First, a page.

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How Volunteering Abroad Changed My Life

Cambodian Kids

Volunteering abroad isn't like your average trip abroad -- it has the power to change you in unexpected and important ways. Sometimes these changes are clear, and other times they're fuzzy, hard to define, and part of a bigger self-evolution. But how exactly will a volunteer trip abroad affect you, the volunteer?

Sometimes these changes are clear, and other times they're fuzzy, hard to define, and part of a bigger self-evolution.

I can't say exactly how it will affect and change you, but I can help you evaluate your experience (if you've already returned) or think about the impact you will make (if you haven't yet left) by sharing how volunteering in India as an English teacher in 2011 changed my life -- or rather, is still changing my life.

1. It Introduced Me to New Interests

Indian man

I knew I was traveling to India to teach English at a primary school, but I didn't know it would spark new interests. For example, it wasn't until I traveled to India that I realized how much I loved learning about cultures so different than my own.

It also taught me that I wasn't interested in certain things. Although I liked interacting with my students, I discovered that I didn't enjoy being a teacher.

It's also worth noting that my program wasn't the best run. After I returned home from volunteering, I debated if my choice to volunteering abroad had actually been a selfish act, and questioned how responsibly run the program had been.

Thanks to my personal experience, I became passionate about spreading the word on responsible volunteerism.

Now three years later, this interest has led me to my position here at Go Overseas as their Volunteer Abroad Director where I'm actively finding ways to educate others on responsible volunteering.

2. It Helped Me Develop New Skills

Working in a different environment, culture, and industry gave me the chance to develop new personal and professional skills.

I developed patience and improved my cross-cultural communication skills. By working with children, I gained leadership abilities and became more comfortable with public speaking.

Working in a different environment, culture, and industry gave me the chance to develop new personal and professional skills.

Most significantly though, I -- like many others -- began blogging about my time volunteering abroad as a way to keep my friends and family at home up to date about what I was experiencing and create an outlet to work through the challenges of volunteering abroad.

Surprisingly, my passion to write grew beyond just having a personal blog, and inspired me to pursue writing for other platforms as well. It's impossible to know whether or not I would have eventually discovered and worked on developing this skill or not, but I can confidently say volunteering abroad set it into motion.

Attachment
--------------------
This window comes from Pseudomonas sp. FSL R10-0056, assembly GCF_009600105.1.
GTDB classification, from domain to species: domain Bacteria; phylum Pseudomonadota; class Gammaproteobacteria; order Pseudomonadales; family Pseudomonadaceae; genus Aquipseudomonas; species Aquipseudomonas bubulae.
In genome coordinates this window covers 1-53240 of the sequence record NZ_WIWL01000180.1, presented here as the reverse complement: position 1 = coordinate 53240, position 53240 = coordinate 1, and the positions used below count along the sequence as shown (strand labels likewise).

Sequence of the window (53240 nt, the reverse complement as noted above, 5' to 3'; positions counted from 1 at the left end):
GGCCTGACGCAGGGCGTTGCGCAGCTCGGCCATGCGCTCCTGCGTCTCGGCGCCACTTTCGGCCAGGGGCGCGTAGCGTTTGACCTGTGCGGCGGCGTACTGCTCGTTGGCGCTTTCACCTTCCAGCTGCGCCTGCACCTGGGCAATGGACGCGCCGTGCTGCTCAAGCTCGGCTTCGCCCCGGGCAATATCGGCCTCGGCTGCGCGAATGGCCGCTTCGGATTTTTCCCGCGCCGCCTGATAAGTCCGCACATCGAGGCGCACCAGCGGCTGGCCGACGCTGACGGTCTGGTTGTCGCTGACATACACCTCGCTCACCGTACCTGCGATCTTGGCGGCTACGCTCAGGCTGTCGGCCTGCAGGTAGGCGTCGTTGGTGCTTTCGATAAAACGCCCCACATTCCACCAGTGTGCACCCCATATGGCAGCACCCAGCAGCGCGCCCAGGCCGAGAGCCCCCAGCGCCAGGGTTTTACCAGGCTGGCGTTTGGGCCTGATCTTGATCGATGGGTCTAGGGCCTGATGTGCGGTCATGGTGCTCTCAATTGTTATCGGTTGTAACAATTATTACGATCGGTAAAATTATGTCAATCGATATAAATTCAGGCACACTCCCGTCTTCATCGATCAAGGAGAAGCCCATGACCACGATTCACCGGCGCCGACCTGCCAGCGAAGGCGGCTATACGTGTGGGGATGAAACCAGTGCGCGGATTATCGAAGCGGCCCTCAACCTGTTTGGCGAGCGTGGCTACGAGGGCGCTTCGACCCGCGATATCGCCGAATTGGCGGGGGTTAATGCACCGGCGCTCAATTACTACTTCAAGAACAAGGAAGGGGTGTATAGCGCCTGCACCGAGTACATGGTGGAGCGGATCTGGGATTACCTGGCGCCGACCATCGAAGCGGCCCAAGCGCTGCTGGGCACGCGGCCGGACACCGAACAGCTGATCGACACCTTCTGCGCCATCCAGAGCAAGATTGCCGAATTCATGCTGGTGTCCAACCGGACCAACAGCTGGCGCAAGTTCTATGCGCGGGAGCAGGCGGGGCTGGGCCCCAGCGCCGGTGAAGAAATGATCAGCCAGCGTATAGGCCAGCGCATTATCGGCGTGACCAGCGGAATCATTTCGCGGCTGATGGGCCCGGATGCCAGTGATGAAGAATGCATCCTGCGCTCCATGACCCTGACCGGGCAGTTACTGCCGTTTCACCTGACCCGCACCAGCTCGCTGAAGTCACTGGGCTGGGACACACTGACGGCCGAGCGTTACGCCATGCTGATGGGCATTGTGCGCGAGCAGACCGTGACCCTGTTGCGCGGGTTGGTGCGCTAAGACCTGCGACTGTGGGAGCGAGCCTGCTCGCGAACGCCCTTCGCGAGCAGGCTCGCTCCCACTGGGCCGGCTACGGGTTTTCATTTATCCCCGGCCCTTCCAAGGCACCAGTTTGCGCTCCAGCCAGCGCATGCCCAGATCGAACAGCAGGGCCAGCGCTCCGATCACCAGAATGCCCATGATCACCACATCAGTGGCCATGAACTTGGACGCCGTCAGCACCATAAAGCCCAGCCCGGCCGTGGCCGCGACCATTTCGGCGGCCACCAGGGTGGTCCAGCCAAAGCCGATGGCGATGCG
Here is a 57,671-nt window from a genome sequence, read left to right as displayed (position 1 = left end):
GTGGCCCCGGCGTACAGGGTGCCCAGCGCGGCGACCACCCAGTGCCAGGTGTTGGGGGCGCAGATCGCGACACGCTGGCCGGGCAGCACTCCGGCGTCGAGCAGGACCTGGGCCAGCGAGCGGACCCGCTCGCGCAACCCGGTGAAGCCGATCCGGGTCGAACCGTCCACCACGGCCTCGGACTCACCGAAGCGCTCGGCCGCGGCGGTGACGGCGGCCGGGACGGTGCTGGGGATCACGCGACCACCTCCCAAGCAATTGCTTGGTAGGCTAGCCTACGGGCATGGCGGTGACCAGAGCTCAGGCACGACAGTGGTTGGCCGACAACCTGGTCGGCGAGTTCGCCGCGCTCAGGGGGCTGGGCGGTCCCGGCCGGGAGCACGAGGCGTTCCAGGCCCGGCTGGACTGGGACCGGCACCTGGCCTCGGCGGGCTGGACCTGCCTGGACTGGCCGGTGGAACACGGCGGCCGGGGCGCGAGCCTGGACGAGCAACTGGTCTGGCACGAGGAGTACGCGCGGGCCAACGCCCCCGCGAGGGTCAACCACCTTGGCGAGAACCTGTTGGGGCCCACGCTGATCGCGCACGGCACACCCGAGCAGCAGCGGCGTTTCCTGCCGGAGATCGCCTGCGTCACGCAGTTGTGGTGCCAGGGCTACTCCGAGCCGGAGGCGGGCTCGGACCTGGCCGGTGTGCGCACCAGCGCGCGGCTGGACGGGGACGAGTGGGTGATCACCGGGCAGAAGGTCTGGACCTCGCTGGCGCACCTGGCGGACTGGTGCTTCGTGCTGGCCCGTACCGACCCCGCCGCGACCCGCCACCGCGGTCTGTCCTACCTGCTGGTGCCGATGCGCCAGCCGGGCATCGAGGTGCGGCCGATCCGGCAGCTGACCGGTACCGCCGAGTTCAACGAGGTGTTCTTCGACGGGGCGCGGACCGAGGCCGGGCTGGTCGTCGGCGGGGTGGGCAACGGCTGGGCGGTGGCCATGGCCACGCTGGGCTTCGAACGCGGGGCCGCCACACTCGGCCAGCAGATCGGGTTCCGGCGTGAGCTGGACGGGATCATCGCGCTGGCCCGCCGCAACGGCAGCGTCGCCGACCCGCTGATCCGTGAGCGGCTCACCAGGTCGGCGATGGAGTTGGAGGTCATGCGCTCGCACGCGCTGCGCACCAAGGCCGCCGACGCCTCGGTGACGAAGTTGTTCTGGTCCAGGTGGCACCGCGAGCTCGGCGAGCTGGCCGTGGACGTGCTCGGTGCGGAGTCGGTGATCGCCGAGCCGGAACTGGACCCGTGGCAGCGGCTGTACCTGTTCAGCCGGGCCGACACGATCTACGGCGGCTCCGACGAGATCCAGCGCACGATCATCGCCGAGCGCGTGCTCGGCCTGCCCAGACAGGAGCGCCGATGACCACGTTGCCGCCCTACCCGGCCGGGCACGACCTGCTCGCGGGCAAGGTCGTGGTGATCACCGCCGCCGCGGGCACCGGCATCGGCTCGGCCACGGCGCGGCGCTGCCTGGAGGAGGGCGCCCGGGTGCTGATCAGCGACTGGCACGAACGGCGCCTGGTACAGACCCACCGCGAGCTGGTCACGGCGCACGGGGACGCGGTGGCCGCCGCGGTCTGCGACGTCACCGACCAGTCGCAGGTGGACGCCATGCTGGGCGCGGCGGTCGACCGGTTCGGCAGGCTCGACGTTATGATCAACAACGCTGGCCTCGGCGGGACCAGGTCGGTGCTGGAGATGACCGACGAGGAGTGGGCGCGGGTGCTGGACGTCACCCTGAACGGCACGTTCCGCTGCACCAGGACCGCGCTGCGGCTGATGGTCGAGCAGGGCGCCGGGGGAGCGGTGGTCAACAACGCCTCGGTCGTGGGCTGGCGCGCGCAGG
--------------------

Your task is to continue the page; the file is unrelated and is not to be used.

3. It Helped Make Me More Worldly and Culturally Sensitive

Children on bus

When volunteering internationally, I worked with local coordinators, program directors, teachers, and students. Their knowledge, education, and experiences were entirely different than my own, which at first made it more difficult to relate.

For example, the school board director, one of the most educated men in the area with perfect English, asked me what my local language was. It took me a minute to realize that in his country, everyone speaks Hindi, but each state also has it's own local dialect or language. It was a foreign concept to me, just as much as everyone in the United States only speaking English was a foreign concept to him.

However, after spending more time interacting with the locals, I began to understand more about their culture which in turn helped build relationships and ultimately make me a more worldly and culturally aware person.

4. It Taught Me to Appreciate the Little Things

I know it sounds cliché, but living in a third world country -- even for just a short trip -- truly helped me understand how much we take for granted in the United States.

Seeing how others live with limited food, dirty drinking water, basic, thatched-huts, or easily preventable illnesses absolutely made me think twice the next time I got frustrated because my car wouldn't start or my air conditioning stopped working. In the grand scheme of things, these problems aren't that big a deal.

Immersing ourselves in different cultures can open all of our eyes to what’s really important in life.

Likewise, I'm so much more appreciative of the "the little things" in life. I'm lucky enough to have access to health care, water, food, and good house. We tend to see these things as basics, but they're not for everyone.

This is why, even with all the voluntourism criticism, I still believe it’s important for people to immerse themselves in an environment drastically different than their own -- whether it's as a volunteer, a student, or a gap-yearer.

Immersing ourselves in different cultures can open all of our eyes to what’s really important in life.

5. I Made an International Network of Friends

Girl in Nepal making friends with a monkey

Although my focus was on my work in the local community, I also worked alongside a group of international volunteers and eventually became close friends. These people not only taught me about their countries, but have remained an invaluable network years after.